logo
plusCircleCreate

Shrinithi Mahadevan

Community Ecology Study Guide

The study of community ecology focuses on the processes that drive interactions between different species and the implications of those interactions.

Introduction:

Community ecology is the study of how communities, which are assemblages of interacting populations of species living in a certain region or habitat, are organized and operate. Let's know more structure of ecology and population interaction among them.

Community structure:

  • Community structure can be defined as the presence of organisms within an environment. It comprises species diversity, which measures both species richness and species evenness.
  • Many variables impact community structure, including abiotic influences, species interactions, disturbance levels, and random events.
  • For example, foundation species and keystone species play critical roles in shaping the structure of their ecosystems.

Community ecology Source

Species richness:

  • The amount of distinct species in a community is referred to as species richness.
  • The most diverse communities are located around the equator, with abundant solar energy (supporting high primary productivity), mild temperatures, abundant rainfall, and little seasonal variation.
  • The communities with the least diversity of species are found in the poles, which get less solar energy and are thus colder, drier, and less conducive to life.

Species diversity:

The diversity of species in a community is a measure of its complexity. It is determined by the number of distinct species in the community (species richness) and the relative abundances of those species (species evenness).

Keystone species:

A keystone species has a disproportionately great impact on community structure about its biomass or abundance. They are more likely to belong to trophic levels higher up the food chain (to be top predators)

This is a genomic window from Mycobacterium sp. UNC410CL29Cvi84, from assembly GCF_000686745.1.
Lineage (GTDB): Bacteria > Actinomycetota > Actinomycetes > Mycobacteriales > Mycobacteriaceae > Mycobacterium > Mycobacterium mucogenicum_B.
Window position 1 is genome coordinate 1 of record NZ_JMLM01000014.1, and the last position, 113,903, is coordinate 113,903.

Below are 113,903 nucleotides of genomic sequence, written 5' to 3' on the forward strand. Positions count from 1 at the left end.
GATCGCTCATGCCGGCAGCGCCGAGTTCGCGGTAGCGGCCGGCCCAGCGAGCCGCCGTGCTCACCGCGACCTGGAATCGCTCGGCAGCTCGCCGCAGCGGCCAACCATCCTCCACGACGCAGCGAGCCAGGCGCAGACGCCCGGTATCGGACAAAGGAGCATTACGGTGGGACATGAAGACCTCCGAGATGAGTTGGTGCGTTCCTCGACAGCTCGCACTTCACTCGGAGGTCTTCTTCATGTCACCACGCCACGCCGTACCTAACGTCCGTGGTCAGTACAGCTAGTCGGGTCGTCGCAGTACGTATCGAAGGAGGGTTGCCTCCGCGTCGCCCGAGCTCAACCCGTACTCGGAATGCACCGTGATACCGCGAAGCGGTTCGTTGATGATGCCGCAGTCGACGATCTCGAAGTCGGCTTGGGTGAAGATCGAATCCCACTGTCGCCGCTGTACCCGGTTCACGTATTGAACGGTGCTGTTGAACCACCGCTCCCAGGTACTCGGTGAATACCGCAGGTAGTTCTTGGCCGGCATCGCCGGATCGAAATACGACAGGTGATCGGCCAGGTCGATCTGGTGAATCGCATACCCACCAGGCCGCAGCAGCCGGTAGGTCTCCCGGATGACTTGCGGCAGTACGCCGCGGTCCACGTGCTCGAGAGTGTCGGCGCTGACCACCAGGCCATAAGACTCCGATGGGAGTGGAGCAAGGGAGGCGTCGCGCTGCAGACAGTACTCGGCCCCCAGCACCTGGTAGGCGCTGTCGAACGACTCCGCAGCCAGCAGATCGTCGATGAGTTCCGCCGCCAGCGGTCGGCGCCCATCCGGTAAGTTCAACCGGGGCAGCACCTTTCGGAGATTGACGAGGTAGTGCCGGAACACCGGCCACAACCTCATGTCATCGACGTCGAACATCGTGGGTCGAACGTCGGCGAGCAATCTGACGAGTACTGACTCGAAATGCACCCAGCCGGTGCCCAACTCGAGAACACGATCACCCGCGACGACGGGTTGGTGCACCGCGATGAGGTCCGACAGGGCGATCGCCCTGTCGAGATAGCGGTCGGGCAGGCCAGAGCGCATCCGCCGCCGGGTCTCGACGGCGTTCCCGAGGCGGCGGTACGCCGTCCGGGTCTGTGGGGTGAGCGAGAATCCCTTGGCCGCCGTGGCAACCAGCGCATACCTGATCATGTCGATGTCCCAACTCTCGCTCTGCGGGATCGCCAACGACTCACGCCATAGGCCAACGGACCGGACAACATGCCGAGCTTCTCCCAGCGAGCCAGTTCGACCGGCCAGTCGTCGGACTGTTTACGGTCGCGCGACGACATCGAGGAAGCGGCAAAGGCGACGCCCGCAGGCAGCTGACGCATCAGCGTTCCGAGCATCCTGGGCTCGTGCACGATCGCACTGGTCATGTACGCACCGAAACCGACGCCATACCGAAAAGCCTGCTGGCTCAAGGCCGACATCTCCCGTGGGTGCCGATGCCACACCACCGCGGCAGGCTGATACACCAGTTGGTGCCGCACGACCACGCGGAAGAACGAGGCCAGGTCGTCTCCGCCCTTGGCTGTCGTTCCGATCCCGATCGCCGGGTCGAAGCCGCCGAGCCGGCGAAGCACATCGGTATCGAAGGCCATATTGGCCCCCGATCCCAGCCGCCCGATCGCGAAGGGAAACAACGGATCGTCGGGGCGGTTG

Community interactions:

Community interactions Source

An ecological community comprises the populations of all the diverse species that coexist in a given region. Interspecific interactions are interactions between distinct species in a population. The consequences of different sorts of interspecific interactions on the two individuals might be positive (+), negative (-), or neutral (0). Competition (-/-), predation (+/-), mutualism (+ /+), commensalism (+/0), and parasitism (+ /-) are the most common interspecific interactions.

Competition:

Interspecific competition occurs when individuals of two distinct species fight for the same restricted resource. Competition has a detrimental impact on both participants (-/- interaction) since if one species were gone, the other would have a greater chance of survival and reproduction.

When species have overlapping niches or ecological responsibilities and requirements for survival and reproduction, they compete. Competition can be reduced if two species with overlapping niches develop to use fewer comparable resources due to natural selection, resulting in resource partitioning.

Predation:

Predation occurs when a member of one species, the predator, feeds all or part of the life or recently living the body of another species, the prey. The predator benefits from this contact, whereas the prey suffers from it (+ /- interaction). Predation can occur between two animal species, but it can also occur when an animal or insect consumes a plant's component, a type of predation known as herbivory. Predation Source

The population dynamics of predators and prey are regulated by each other. In addition, many predator-prey species have acquired adaptations—beneficial qualities resulting from natural selection—that is tied to their interactions. Mechanical, chemical, and behavioral defenses are examples of prey defenses.

Symbiosis:

Interspecific interactions in which two species live together in a long-term, close relationship are called symbiosis. We use symbiosis to describe a connection that benefits both sides in everyday life. On the other hand, Symbiosis is a larger notion in ecological terms, encompassing deep, long-term connections with a variety of good and negative impacts on the participants.